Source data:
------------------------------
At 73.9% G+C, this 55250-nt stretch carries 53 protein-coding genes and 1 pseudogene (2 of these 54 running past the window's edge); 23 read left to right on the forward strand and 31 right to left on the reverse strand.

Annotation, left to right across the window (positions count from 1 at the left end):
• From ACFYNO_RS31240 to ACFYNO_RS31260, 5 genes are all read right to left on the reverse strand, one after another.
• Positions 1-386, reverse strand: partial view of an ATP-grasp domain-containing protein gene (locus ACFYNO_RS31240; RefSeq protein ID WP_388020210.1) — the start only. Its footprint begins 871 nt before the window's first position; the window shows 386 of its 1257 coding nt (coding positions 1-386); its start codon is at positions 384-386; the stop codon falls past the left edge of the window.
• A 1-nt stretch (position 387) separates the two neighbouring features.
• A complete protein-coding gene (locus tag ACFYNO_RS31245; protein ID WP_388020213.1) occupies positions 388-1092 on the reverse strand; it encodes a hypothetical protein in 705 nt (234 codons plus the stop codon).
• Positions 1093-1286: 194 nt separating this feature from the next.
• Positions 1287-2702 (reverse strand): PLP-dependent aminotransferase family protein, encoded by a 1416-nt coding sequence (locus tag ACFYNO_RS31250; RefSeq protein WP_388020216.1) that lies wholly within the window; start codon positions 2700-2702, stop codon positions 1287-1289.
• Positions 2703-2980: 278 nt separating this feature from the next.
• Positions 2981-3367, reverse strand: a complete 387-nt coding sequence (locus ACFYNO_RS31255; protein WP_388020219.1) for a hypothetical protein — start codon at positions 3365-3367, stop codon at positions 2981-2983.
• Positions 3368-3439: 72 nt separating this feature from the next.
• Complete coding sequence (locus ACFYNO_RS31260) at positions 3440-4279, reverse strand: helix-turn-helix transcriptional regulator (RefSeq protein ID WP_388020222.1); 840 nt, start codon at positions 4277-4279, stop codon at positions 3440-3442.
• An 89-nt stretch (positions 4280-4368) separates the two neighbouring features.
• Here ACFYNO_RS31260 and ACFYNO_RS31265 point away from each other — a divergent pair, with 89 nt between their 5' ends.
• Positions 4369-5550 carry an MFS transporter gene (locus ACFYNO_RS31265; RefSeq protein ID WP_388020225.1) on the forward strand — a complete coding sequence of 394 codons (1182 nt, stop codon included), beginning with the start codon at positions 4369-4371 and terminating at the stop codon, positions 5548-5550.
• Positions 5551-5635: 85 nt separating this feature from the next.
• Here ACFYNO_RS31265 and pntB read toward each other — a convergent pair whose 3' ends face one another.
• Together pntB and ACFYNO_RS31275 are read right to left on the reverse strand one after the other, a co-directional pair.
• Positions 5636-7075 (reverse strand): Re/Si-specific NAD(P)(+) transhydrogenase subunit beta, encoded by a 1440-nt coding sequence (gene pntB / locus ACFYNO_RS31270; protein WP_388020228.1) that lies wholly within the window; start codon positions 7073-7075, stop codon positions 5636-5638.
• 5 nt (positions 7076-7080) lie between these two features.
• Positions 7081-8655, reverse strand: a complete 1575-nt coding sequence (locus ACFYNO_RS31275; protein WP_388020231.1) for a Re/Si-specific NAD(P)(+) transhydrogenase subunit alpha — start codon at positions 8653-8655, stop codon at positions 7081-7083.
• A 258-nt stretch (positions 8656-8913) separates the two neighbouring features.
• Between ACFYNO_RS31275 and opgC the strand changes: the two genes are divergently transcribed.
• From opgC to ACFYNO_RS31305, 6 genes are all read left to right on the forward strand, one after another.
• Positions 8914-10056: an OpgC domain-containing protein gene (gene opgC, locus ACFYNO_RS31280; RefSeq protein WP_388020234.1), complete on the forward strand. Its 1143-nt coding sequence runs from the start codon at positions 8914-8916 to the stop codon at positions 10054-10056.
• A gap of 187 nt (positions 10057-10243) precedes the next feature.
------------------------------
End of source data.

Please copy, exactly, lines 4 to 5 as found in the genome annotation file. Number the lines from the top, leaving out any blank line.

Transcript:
• Positions 1-386, reverse strand: partial view of an ATP-grasp domain-containing protein gene (locus ACFYNO_RS31240; RefSeq protein ID WP_388020210.1) — the start only. Its footprint begins 871 nt before the window's first position; the window shows 386 of its 1257 coding nt (coding positions 1-386); its start codon is at positions 384-386; the stop codon falls past the left edge of the window.
• A 1-nt stretch (position 387) separates the two neighbouring features.